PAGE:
The scene with the three Trolls is such a pivotal moment in the books and is the first indication of a larger and more dangerous world beyond the borders of the Shire. In the film, it also works as a plot element to tells us that Middle-earth is undergoing a change as darker forces begin to grow in the east. Peter Jackson make use of this in Gandalf’s argument to the White council, saying that troll and coming down from the mountains as part of his argument that something dark is afoot in Middle-earth, which of course is rejected by Saruman. The troll scene serves as a part of the every growing threat from the Shadow growing in Mirkwood.
Smaug the Magnificent
We have already had our first glimpse of Smaug, he made his first appearance in the prologue which opened the film. We see the grandeur of Erebor and Dale go up in violent flames at the great worm descends of the Lonely Mountain. The filmmakers are clever in how they show the coming of the dragon… a rush of wind over the treas, a bit of wing, a lash of tail, crushing claws and of course the fire!
We also get just a taste of what’s to come in the final scene of The Hobbit: AUJ. As the company stands upon the Carrock after being rescued by the eagles, Bilbo intones… “Well I think we are over the worst of it” HA! The camera zooms up upon the shoulders of the Lonely Mountain to the very doors of Erebor. We see the famous thrush cracking a nut… then the camera cuts to a scene inside the lonely mountain, we zoom down over mountains of gold and jewels piled in the heart of Erebor. The camera slows and we see a great breath shoot out of a hill of gold coins… then the snout of Smaug emerges… more coins fall as we see the great beast roll his huge head to the side, the left part his face becomes visible… then the camera zooms in again upon the closed eye lid of the vast head which suddenly pops open, revealing a sinister and deadly eye filled with malice!
So far… so good.
I’m very excited to see how Benedict Cumberbatch uses not only his deep voice but also his acting abilities to create the persona of Smaug. Go HERE to see out Lord of the Rings and and Star Treks “Into Darkness” trailer mash up to hear his voice. I feel like he is the prefect actor to create the character of Smaug.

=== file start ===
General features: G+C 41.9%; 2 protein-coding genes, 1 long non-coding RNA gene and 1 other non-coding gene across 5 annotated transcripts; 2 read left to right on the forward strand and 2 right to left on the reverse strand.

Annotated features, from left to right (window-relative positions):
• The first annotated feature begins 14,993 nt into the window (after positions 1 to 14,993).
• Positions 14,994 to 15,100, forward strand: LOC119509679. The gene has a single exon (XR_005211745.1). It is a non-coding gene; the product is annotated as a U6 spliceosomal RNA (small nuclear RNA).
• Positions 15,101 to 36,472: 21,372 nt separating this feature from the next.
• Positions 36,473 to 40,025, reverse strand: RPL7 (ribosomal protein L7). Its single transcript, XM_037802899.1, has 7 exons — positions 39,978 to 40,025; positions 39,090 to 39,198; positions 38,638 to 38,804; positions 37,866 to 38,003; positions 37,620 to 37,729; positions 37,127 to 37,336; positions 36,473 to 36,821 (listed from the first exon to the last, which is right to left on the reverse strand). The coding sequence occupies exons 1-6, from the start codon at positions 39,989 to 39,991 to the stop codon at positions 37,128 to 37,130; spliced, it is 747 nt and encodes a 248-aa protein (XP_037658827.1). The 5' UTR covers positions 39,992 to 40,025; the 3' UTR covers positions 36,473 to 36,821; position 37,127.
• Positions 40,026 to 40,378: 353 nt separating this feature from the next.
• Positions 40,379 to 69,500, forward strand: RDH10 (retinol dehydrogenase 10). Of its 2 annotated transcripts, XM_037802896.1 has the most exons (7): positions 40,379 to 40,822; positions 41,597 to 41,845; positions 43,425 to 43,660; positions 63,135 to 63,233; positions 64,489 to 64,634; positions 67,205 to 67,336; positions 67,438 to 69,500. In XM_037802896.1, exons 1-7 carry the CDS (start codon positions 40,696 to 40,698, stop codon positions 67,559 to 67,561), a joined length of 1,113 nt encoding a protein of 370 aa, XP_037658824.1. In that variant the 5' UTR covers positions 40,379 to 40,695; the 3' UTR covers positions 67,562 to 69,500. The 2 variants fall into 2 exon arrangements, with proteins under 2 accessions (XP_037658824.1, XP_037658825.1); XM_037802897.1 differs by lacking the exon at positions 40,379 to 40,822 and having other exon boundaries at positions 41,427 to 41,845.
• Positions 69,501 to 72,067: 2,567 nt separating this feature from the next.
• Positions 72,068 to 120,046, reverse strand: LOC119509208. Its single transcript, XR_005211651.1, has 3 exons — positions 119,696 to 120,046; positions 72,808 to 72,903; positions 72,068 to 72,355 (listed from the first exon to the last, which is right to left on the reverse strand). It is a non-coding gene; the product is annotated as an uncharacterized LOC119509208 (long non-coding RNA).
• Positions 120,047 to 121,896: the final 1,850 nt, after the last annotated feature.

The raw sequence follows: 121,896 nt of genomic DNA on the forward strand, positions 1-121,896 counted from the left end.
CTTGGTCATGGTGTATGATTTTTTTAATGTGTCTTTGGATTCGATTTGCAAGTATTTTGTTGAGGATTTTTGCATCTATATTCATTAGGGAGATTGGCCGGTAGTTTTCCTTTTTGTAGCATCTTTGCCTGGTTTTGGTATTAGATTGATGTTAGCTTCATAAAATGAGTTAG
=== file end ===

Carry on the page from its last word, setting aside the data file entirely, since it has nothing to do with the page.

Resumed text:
I expect it will be a very an interesting challenge to translate the actors portrayal of Smaug through performance capture…. that of a man into the body of a huge Dragon.
I would assume they will focus primarily on facial features… but even that will be difficult. My biggest concern about Smaug is whether they will have the time needed to bring Smaug to life completely and realistically. The bar has been set really high with the performance of Andy Serkis as Gollum which shows off the incredible advancement in performance capture and digital animation.
However, precisely because the bar has been set so high, audiences may be disappointed with Smaug if he is only reaches the same level of CGI as the Goblin King and Azog… which though superbly rendered are just not as believable as Gollum. As much as I love these two characters… the Great Goblin and Azog, you can clearly see the they are both CG creations, even with the wonders of performance capture and the wonderful performance of the actors underneath the CGI. I believe if the animators had more time, they could have achieved the same level of believability as they did with Gollum, but every filmmaker must deal with the limits of time and money in every film production.
I want Smaug to be on the same level of believability as Gollum… who looked so real and was leaps and bounds beyond how he moved and articulated in the Lord of the Rings films.
It will be interesting to see what Peter Jackson show us today in the Desolation of Smaug Sneak Peek Live Event! Will we see Smaug? Most like not, but we can hope. yes?
Finally I want to touch on the Arkenstone and what we know about it so far.
Now… I’m going out on a limb here… but it seems like the script writers have expanded the role the Arkenstone will play in Peter Jackson’s version of The Hobbit. I have a feeling that Sauron not only wants Smaug in the service of Mordor along with all the gold and Mithril to be found in the dragon hoard of Erebor, but he also desires and covets the power of the Arkenstone itself.
In the Hobbit: AUJ there are hints that Peter Jackson may have bigger plans for the part the Arkenstone plays that Tolkien envision in the book. This is a sense that the Arkenstone has with it it the power of greed that can darkn the hearts of those who possess it. With the power of the Arkenstone, Sauron might very well be able to control the dwarves of Middle-earth.
Either way… possessing the Arkenstone would increase the wreath and power of Sauron. I do believe he wants it!
We will just have to see where peter Jackson is going to take this part of the storyline!